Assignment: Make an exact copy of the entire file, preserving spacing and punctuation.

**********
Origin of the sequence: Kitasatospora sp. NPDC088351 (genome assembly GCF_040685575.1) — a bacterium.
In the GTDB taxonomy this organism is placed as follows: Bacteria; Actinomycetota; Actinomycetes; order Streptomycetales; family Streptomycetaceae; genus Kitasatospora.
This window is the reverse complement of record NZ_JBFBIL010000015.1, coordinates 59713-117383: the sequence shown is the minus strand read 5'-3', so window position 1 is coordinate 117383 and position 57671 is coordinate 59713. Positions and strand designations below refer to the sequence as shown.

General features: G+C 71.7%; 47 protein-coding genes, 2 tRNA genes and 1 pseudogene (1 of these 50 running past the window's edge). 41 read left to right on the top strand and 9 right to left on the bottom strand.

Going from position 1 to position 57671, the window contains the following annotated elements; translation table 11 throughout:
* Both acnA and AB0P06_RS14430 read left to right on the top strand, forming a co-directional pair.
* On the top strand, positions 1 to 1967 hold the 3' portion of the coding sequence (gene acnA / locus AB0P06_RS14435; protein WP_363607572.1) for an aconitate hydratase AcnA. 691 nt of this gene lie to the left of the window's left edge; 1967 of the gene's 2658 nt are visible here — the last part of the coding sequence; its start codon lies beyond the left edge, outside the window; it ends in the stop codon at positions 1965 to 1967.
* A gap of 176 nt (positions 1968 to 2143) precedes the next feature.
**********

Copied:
Origin of the sequence: Kitasatospora sp. NPDC088351 (genome assembly GCF_040685575.1) — a bacterium.
In the GTDB taxonomy this organism is placed as follows: Bacteria; Actinomycetota; Actinomycetes; order Streptomycetales; family Streptomycetaceae; genus Kitasatospora.
This window is the reverse complement of record NZ_JBFBIL010000015.1, coordinates 59713-117383: the sequence shown is the minus strand read 5'-3', so window position 1 is coordinate 117383 and position 57671 is coordinate 59713. Positions and strand designations below refer to the sequence as shown.

General features: G+C 71.7%; 47 protein-coding genes, 2 tRNA genes and 1 pseudogene (1 of these 50 running past the window's edge). 41 read left to right on the top strand and 9 right to left on the bottom strand.

Going from position 1 to position 57671, the window contains the following annotated elements; translation table 11 throughout:
* Both acnA and AB0P06_RS14430 read left to right on the top strand, forming a co-directional pair.
* On the top strand, positions 1 to 1967 hold the 3' portion of the coding sequence (gene acnA / locus AB0P06_RS14435; protein WP_363607572.1) for an aconitate hydratase AcnA. 691 nt of this gene lie to the left of the window's left edge; 1967 of the gene's 2658 nt are visible here — the last part of the coding sequence; its start codon lies beyond the left edge, outside the window; it ends in the stop codon at positions 1965 to 1967.
* A gap of 176 nt (positions 1968 to 2143) precedes the next feature.